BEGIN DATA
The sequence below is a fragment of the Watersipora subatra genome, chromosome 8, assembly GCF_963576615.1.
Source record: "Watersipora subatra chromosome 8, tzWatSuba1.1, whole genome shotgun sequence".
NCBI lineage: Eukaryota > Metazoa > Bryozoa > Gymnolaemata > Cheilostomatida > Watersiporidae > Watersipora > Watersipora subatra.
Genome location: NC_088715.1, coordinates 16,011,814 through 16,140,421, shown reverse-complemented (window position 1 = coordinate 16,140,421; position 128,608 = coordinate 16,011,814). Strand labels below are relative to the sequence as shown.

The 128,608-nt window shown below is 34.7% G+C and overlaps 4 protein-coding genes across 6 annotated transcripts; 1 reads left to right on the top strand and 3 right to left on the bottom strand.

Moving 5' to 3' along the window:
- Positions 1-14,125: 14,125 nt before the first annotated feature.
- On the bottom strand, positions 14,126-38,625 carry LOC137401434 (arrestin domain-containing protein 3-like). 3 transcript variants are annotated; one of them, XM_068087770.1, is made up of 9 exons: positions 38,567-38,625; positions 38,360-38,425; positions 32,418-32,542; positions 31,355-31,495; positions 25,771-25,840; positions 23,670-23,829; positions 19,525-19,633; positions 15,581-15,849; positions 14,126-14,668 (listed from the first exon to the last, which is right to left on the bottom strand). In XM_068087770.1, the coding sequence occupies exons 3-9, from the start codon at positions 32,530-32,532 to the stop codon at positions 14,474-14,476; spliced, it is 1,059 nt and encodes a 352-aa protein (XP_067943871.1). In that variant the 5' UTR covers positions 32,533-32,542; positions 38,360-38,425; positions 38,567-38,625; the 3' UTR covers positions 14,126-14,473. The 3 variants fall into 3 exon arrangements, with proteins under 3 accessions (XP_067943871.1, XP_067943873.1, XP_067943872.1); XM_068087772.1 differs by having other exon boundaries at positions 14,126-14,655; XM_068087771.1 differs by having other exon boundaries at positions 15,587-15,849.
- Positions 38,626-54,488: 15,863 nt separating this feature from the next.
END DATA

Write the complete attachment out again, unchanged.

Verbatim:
The sequence below is a fragment of the Watersipora subatra genome, chromosome 8, assembly GCF_963576615.1.
Source record: "Watersipora subatra chromosome 8, tzWatSuba1.1, whole genome shotgun sequence".
NCBI lineage: Eukaryota > Metazoa > Bryozoa > Gymnolaemata > Cheilostomatida > Watersiporidae > Watersipora > Watersipora subatra.
Genome location: NC_088715.1, coordinates 16,011,814 through 16,140,421, shown reverse-complemented (window position 1 = coordinate 16,140,421; position 128,608 = coordinate 16,011,814). Strand labels below are relative to the sequence as shown.

The 128,608-nt window shown below is 34.7% G+C and overlaps 4 protein-coding genes across 6 annotated transcripts; 1 reads left to right on the top strand and 3 right to left on the bottom strand.

Moving 5' to 3' along the window:
- Positions 1-14,125: 14,125 nt before the first annotated feature.
- On the bottom strand, positions 14,126-38,625 carry LOC137401434 (arrestin domain-containing protein 3-like). 3 transcript variants are annotated; one of them, XM_068087770.1, is made up of 9 exons: positions 38,567-38,625; positions 38,360-38,425; positions 32,418-32,542; positions 31,355-31,495; positions 25,771-25,840; positions 23,670-23,829; positions 19,525-19,633; positions 15,581-15,849; positions 14,126-14,668 (listed from the first exon to the last, which is right to left on the bottom strand). In XM_068087770.1, the coding sequence occupies exons 3-9, from the start codon at positions 32,530-32,532 to the stop codon at positions 14,474-14,476; spliced, it is 1,059 nt and encodes a 352-aa protein (XP_067943871.1). In that variant the 5' UTR covers positions 32,533-32,542; positions 38,360-38,425; positions 38,567-38,625; the 3' UTR covers positions 14,126-14,473. The 3 variants fall into 3 exon arrangements, with proteins under 3 accessions (XP_067943871.1, XP_067943873.1, XP_067943872.1); XM_068087772.1 differs by having other exon boundaries at positions 14,126-14,655; XM_068087771.1 differs by having other exon boundaries at positions 15,587-15,849.
- Positions 38,626-54,488: 15,863 nt separating this feature from the next.